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  • 7
    ISSN: 1573-1480
    Source: Springer Online Journal Archives 1860-2000
    Topics: Geosciences , Physics
    Notes: Abstract The Working Group on Storms considered tropical cyclones, extratropical cyclones, thunderstorms and their associated winds and effects other than on temperatures and precipitation (which are dealt with by the other working groups) to be in their purview. Changes in observing systems and distribution of observers and people impacted by these phenomena confound trend analysis. In light of the difficulty of assembling homogeneous time series of small-scale phenomena such as thunderstorms, tornadoes and hail, and also the problems in wind measurements, the working group recommends that indices of wind be developed by taking advantage of long surface (or sea-level) pressure measurements and analyses. Because wind is a vector, two pairs of readings that are orthogonal are desirable. Instantaneous values over about 1000 km scales are desirable to generate statistics relevant to wind extremes. Recommendations are given on how the data might profitably be processed. Several other recommendations are made concerning data acquisition and processing, some of which apply to reanalysis of past data and some apply to future processing of data. Various "extremes indices" are also suggested.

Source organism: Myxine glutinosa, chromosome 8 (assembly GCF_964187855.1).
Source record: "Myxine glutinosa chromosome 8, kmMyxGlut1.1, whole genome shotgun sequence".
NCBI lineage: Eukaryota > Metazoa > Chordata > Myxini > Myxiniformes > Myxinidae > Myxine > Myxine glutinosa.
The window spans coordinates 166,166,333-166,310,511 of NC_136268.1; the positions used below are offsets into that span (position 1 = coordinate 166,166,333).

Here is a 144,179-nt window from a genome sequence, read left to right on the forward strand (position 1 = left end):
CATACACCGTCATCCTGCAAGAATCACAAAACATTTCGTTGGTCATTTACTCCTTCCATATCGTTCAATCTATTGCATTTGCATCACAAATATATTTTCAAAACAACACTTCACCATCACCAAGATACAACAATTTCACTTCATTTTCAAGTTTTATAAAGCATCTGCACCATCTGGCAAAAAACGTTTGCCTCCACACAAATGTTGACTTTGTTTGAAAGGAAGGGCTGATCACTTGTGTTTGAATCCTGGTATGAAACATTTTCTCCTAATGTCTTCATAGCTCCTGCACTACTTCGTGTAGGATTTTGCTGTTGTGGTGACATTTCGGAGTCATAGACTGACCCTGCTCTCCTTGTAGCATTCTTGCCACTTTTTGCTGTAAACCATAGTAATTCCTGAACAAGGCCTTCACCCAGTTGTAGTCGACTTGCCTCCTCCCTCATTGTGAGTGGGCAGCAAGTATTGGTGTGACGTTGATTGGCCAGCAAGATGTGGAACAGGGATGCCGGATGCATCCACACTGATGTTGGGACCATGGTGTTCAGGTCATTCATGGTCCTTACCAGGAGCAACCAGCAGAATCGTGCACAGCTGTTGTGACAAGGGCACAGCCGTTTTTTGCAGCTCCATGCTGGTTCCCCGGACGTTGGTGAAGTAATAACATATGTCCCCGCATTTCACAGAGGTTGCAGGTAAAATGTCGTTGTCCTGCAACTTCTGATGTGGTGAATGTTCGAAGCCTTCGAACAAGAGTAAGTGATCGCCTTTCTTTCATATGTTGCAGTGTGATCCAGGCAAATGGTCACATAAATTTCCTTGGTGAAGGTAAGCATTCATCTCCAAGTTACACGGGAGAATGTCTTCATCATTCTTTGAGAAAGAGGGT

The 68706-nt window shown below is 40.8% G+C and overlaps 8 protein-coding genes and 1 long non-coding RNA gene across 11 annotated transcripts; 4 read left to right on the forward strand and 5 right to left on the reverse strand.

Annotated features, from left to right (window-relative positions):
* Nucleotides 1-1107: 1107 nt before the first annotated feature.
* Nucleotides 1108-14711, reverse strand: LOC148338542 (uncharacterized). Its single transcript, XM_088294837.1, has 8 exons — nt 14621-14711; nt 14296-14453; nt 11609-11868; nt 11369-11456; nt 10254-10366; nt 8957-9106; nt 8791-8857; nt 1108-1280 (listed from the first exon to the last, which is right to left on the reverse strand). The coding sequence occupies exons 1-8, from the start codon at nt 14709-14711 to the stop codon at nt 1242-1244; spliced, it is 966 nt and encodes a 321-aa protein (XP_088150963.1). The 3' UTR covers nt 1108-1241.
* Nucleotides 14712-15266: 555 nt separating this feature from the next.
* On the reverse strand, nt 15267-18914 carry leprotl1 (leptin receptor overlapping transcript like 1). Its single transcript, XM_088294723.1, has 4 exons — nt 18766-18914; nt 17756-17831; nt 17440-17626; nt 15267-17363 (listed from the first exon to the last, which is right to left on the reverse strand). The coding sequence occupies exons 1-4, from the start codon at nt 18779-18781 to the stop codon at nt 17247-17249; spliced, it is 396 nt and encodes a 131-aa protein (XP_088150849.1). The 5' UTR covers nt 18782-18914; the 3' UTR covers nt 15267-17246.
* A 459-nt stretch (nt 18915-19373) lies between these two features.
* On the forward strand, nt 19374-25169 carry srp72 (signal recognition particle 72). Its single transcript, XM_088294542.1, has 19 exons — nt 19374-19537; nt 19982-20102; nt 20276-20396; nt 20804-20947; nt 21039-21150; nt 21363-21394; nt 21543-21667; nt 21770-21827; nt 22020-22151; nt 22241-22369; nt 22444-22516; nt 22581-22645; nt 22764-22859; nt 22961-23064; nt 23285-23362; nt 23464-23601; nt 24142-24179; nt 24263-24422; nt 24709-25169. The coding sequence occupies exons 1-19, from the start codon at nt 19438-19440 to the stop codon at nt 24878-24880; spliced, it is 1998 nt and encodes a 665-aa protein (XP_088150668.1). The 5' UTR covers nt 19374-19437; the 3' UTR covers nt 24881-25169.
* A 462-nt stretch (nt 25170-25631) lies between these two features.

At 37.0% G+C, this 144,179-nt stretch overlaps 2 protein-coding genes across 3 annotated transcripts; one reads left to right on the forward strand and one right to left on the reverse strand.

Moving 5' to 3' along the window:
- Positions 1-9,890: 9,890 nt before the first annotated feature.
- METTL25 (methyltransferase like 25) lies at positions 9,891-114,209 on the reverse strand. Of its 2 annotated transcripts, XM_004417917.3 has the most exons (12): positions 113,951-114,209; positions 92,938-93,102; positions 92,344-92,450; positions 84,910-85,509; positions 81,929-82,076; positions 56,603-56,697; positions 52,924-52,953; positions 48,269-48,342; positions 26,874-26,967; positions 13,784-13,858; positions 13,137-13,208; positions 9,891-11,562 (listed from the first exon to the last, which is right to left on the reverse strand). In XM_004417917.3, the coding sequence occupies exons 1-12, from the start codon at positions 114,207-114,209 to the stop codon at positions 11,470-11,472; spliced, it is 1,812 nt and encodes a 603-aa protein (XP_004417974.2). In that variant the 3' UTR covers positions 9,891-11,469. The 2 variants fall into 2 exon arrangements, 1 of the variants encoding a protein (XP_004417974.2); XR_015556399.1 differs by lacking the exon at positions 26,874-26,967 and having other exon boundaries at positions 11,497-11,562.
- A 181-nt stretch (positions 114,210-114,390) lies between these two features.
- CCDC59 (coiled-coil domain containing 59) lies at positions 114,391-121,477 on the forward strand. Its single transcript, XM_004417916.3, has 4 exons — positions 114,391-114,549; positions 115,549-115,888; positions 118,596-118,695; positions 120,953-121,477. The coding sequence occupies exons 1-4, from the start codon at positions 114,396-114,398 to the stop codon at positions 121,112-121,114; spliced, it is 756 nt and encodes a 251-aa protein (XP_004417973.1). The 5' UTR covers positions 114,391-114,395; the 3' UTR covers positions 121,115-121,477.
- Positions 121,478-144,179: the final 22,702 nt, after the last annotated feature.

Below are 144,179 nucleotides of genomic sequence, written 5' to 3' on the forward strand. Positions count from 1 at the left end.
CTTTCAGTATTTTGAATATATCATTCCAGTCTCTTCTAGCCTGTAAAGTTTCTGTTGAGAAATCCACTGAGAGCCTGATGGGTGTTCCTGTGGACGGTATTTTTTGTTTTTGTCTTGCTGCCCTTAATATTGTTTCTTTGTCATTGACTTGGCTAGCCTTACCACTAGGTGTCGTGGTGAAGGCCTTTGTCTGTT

Type of Medium: Electronic Resource
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  • 8
    Electronic Resource
    Electronic Resource
    Springer
    Climate dynamics 10 (1994), S. 107-134 
    ISSN: 1432-0894
    Source: Springer Online Journal Archives 1860-2000
    Topics: Geosciences , Physics